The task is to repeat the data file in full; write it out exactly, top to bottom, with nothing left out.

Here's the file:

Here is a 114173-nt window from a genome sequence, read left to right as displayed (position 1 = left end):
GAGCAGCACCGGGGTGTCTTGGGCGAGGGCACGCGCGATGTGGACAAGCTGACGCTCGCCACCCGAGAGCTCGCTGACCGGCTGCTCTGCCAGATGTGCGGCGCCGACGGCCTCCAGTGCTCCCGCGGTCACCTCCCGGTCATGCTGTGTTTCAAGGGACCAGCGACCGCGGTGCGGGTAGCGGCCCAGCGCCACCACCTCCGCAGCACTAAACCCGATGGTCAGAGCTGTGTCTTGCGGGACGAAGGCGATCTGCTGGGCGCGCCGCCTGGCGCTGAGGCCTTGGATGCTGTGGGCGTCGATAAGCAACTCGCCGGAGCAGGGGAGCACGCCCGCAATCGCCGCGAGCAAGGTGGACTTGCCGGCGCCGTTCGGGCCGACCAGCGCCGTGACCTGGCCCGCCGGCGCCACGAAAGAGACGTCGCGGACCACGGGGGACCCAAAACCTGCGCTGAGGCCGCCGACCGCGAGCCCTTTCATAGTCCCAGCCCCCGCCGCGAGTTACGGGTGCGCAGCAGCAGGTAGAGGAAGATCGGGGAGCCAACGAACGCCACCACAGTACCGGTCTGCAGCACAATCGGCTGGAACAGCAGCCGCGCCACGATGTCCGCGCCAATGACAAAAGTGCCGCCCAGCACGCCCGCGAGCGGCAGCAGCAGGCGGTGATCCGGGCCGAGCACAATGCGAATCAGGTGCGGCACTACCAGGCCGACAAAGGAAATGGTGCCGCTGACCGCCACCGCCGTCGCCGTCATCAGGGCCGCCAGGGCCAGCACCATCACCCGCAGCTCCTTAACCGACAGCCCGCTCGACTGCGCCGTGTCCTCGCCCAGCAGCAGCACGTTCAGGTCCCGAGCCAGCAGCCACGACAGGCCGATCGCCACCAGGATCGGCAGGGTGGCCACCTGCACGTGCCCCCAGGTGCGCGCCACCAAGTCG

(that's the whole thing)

Here is a 114173-nt window from a genome sequence, read left to right as displayed (position 1 = left end):
GAGCAGCACCGGGGTGTCTTGGGCGAGGGCACGCGCGATGTGGACAAGCTGACGCTCGCCACCCGAGAGCTCGCTGACCGGCTGCTCTGCCAGATGTGCGGCGCCGACGGCCTCCAGTGCTCCCGCGGTCACCTCCCGGTCATGCTGTGTTTCAAGGGACCAGCGACCGCGGTGCGGGTAGCGGCCCAGCGCCACCACCTCCGCAGCACTAAACCCGATGGTCAGAGCTGTGTCTTGCGGGACGAAGGCGATCTGCTGGGCGCGCCGCCTGGCGCTGAGGCCTTGGATGCTGTGGGCGTCGATAAGCAACTCGCCGGAGCAGGGGAGCACGCCCGCAATCGCCGCGAGCAAGGTGGACTTGCCGGCGCCGTTCGGGCCGACCAGCGCCGTGACCTGGCCCGCCGGCGCCACGAAAGAGACGTCGCGGACCACGGGGGACCCAAAACCTGCGCTGAGGCCGCCGACCGCGAGCCCTTTCATAGTCCCAGCCCCCGCCGCGAGTTACGGGTGCGCAGCAGCAGGTAGAGGAAGATCGGGGAGCCAACGAACGCCACCACAGTACCGGTCTGCAGCACAATCGGCTGGAACAGCAGCCGCGCCACGATGTCCGCGCCAATGACAAAAGTGCCGCCCAGCACGCCCGCGAGCGGCAGCAGCAGGCGGTGATCCGGGCCGAGCACAATGCGAATCAGGTGCGGCACTACCAGGCCGACAAAGGAAATGGTGCCGCTGACCGCCACCGCCGTCGCCGTCATCAGGGCCGCCAGGGCCAGCACCATCACCCGCAGCTCCTTAACCGACAGCCCGCTCGACTGCGCCGTGTCCTCGCCCAGCAGCAGCACGTTCAGGTCCCGAGCCAGCAGCCACGACAGGCCGATCGCCACCAGGATCGGCAGGGTGGCCACCTGCACGTGCCCCCAGGTGCGCGCCACCAAGTCG